I create art that explores dynamics of love, power and predation through narrative, figurative painting. I am interested in the collision of feminism and biopolitics; The ways in which the current paradigms of power foster a culture of domination and violence. The works depict the impact of political and cultural systems on individual impulsivity, irrationality, trauma and catastrophe. My images recreate cycles of cataclysm and rest, ritual, routine, chaos and control, while mining these themes for their inherent humor. Recurring motifs in my work include the desert, the American road, water, specifically oceans, floods and pools, children, the elderly, and images of illness and toxicity. While I intend to make my viewers wince and clench their jaw, I also invoke hope that change, redemption, forgiveness, laughter and goodness are possible.
My Rain Dance series features an imagined cult of women who jump rope as a ritual for summoning rain. They exist in mysterious spaces on the verge of drastic change. The women gather on a road in the Southwestern desert, an iconic American location where isolation and seemingly endless stretches of land allow for the exploration of hedonistic impulses, but also a birthplace for fringe or emergent religious experiences. Elizabeth Povinelli writes, “[the desert] stands for all things perceived and conceived as denuded of life - and by implication, all things that could, with the correct deployment of technological expertise… be remade hospitable to life...The desert is the space where life was, is not now, but could be if knowledges, techniques and resources were properly managed.” The rain dancers gather in the desert to fill this lacuna with visions of the future. The cyclical, rhythmic motion of their jump rope mimics the water cycle. Water is a recurring motif in my work as it has both healing and destructive potential. Water also distorts our usual sensory experience of the world, suspending gravity, refracting light and blurring vision. The rain dancers hope for a deluge that might cleanse the space of toxicity and provide resources for new life.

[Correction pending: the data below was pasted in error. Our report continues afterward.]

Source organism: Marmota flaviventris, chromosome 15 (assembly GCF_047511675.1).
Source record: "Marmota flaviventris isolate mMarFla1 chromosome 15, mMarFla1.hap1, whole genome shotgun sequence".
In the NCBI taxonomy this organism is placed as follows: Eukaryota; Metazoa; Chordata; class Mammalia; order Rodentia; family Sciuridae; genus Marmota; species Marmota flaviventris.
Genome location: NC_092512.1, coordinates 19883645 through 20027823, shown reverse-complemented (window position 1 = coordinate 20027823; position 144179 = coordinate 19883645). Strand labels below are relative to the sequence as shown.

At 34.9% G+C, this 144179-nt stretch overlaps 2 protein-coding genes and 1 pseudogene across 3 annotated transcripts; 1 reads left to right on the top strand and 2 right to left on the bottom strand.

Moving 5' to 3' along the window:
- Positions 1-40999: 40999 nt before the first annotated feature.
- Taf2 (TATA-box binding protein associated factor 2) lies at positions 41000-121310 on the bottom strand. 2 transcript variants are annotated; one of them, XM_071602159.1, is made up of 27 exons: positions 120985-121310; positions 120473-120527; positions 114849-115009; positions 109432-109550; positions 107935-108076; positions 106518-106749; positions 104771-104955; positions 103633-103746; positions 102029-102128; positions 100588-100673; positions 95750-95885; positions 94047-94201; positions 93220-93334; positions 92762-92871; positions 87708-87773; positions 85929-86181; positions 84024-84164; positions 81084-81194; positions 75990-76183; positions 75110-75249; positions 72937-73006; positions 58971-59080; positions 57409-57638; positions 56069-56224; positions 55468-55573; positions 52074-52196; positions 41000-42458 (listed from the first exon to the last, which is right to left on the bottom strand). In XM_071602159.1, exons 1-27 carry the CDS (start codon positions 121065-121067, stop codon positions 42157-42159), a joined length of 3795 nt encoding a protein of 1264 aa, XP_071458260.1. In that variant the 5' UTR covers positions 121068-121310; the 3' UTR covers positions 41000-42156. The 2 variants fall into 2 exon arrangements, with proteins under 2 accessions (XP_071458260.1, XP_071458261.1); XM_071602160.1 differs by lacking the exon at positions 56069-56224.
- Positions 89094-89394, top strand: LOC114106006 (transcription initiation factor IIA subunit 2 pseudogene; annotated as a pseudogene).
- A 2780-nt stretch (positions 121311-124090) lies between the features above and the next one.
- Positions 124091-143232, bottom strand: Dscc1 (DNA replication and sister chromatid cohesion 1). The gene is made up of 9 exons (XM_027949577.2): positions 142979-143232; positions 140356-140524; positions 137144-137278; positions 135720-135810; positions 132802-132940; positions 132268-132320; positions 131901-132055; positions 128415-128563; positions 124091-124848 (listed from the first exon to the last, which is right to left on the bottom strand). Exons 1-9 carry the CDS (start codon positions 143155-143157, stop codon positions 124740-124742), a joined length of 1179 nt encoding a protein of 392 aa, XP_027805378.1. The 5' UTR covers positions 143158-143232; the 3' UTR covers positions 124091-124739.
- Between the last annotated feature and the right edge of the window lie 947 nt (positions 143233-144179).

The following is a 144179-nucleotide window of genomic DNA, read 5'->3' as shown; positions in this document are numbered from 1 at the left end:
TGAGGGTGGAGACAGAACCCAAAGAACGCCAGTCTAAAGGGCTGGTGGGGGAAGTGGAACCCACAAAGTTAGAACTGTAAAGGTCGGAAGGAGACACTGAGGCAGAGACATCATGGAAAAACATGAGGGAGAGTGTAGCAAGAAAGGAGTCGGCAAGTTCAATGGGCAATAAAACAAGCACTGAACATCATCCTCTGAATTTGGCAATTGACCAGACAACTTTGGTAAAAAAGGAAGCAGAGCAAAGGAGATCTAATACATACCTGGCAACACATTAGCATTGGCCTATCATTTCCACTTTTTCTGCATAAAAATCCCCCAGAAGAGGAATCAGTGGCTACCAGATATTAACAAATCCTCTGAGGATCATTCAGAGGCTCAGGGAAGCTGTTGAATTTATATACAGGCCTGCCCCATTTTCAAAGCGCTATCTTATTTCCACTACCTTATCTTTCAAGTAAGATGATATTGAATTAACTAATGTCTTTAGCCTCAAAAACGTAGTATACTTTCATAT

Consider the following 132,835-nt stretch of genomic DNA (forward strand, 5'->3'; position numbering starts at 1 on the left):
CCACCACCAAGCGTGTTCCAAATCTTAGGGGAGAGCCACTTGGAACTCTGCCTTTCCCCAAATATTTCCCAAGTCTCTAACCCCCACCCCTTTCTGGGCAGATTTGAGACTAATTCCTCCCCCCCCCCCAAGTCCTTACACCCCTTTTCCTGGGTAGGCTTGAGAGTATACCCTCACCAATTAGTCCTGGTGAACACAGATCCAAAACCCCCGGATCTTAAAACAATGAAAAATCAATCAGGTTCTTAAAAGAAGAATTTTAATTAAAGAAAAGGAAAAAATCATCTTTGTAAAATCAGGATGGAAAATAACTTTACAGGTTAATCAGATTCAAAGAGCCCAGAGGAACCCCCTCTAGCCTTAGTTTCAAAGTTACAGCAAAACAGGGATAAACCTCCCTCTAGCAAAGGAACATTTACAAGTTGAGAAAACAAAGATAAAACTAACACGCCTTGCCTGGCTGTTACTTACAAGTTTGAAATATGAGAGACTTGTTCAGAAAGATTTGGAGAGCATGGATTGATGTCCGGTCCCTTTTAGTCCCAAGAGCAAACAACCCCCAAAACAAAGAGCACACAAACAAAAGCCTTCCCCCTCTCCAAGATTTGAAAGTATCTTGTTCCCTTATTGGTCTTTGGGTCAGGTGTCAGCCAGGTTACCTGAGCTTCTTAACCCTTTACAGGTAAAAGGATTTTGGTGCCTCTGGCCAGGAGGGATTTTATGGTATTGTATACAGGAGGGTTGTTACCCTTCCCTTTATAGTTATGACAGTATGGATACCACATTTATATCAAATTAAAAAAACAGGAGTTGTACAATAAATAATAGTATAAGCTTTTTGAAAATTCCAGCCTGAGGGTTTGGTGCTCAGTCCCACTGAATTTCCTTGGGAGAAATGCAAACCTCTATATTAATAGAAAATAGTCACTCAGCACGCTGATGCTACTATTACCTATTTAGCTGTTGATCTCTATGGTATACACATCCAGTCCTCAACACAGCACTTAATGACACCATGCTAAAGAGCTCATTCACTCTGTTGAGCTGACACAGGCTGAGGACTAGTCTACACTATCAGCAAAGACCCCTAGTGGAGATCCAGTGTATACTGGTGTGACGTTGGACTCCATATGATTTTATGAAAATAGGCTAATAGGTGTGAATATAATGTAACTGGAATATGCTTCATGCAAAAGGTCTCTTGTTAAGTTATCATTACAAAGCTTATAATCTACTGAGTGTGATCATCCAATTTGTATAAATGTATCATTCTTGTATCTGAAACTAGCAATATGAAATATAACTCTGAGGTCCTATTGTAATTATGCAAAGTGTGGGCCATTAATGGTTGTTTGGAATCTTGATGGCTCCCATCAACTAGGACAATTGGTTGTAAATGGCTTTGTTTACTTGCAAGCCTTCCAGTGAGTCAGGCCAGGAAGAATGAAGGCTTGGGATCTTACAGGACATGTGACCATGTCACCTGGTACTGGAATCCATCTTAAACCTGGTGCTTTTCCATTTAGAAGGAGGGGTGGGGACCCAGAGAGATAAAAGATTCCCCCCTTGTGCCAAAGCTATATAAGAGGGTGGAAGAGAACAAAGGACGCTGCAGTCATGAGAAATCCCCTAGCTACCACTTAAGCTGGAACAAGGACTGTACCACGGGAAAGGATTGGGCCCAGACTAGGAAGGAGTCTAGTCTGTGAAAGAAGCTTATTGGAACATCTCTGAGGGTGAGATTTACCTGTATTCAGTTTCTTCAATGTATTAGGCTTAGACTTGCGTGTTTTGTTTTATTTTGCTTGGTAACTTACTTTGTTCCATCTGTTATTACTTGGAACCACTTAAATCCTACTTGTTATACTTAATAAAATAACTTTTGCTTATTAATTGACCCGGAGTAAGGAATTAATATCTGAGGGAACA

The series Texan Diluvian, Trauma Poems and The Curse investigate violence, accountability and the possibility of change. I synthesize images from online news articles, which document catastrophic events, images from google maps of the Bronx, where I taught English as a Second Language for two years, and National Geographic footage. The images also are influenced by my Jewish upbringing and understanding of the Tanakh (Old Testament). I look at acts of destruction and violence: self-flagellation rituals, security footage that captures my former student who was arrested for murder and the Houston flooding during hurricane Harvey through the lense of “Original Sin,” the deluge of Genesis, “the Destroyer” in Exodus and the Leviathan in the Book of Job. Through my paintings of birth, the ultimate cycle, and newborns I consider the daunting prospect of abandoning existent systems, represented as the cloistral, yet temporary security of the womb, where reality is self-sustained and self-identical. New forms of social organization might emphasize partnership, empathy, compassion and egalitarianism.
Phone: 347 601 7307